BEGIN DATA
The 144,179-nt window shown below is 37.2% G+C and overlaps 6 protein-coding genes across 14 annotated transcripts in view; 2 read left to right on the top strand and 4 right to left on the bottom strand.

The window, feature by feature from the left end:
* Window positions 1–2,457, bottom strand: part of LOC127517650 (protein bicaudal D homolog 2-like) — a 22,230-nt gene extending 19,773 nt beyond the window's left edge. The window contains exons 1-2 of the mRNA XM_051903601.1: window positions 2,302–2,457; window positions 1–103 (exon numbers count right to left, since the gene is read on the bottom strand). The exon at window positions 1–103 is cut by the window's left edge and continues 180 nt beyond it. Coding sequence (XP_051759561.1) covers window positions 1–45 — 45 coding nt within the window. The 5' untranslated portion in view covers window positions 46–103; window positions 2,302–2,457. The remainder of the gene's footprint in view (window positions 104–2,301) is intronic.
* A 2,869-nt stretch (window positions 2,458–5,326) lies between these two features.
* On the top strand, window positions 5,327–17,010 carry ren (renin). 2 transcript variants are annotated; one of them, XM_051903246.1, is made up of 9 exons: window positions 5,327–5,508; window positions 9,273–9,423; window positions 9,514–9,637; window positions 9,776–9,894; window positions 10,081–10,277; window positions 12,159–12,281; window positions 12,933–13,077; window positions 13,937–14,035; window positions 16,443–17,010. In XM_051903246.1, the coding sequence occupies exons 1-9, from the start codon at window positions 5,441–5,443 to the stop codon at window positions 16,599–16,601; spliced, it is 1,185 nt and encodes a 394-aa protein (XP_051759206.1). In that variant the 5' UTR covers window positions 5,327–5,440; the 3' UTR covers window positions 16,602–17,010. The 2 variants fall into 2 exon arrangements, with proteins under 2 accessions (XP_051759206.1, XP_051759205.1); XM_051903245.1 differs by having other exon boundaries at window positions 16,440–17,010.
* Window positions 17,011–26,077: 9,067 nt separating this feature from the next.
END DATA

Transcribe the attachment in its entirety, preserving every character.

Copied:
The 144,179-nt window shown below is 37.2% G+C and overlaps 6 protein-coding genes across 14 annotated transcripts in view; 2 read left to right on the top strand and 4 right to left on the bottom strand.

The window, feature by feature from the left end:
* Window positions 1–2,457, bottom strand: part of LOC127517650 (protein bicaudal D homolog 2-like) — a 22,230-nt gene extending 19,773 nt beyond the window's left edge. The window contains exons 1-2 of the mRNA XM_051903601.1: window positions 2,302–2,457; window positions 1–103 (exon numbers count right to left, since the gene is read on the bottom strand). The exon at window positions 1–103 is cut by the window's left edge and continues 180 nt beyond it. Coding sequence (XP_051759561.1) covers window positions 1–45 — 45 coding nt within the window. The 5' untranslated portion in view covers window positions 46–103; window positions 2,302–2,457. The remainder of the gene's footprint in view (window positions 104–2,301) is intronic.
* A 2,869-nt stretch (window positions 2,458–5,326) lies between these two features.
* On the top strand, window positions 5,327–17,010 carry ren (renin). 2 transcript variants are annotated; one of them, XM_051903246.1, is made up of 9 exons: window positions 5,327–5,508; window positions 9,273–9,423; window positions 9,514–9,637; window positions 9,776–9,894; window positions 10,081–10,277; window positions 12,159–12,281; window positions 12,933–13,077; window positions 13,937–14,035; window positions 16,443–17,010. In XM_051903246.1, the coding sequence occupies exons 1-9, from the start codon at window positions 5,441–5,443 to the stop codon at window positions 16,599–16,601; spliced, it is 1,185 nt and encodes a 394-aa protein (XP_051759206.1). In that variant the 5' UTR covers window positions 5,327–5,440; the 3' UTR covers window positions 16,602–17,010. The 2 variants fall into 2 exon arrangements, with proteins under 2 accessions (XP_051759206.1, XP_051759205.1); XM_051903245.1 differs by having other exon boundaries at window positions 16,440–17,010.
* Window positions 17,011–26,077: 9,067 nt separating this feature from the next.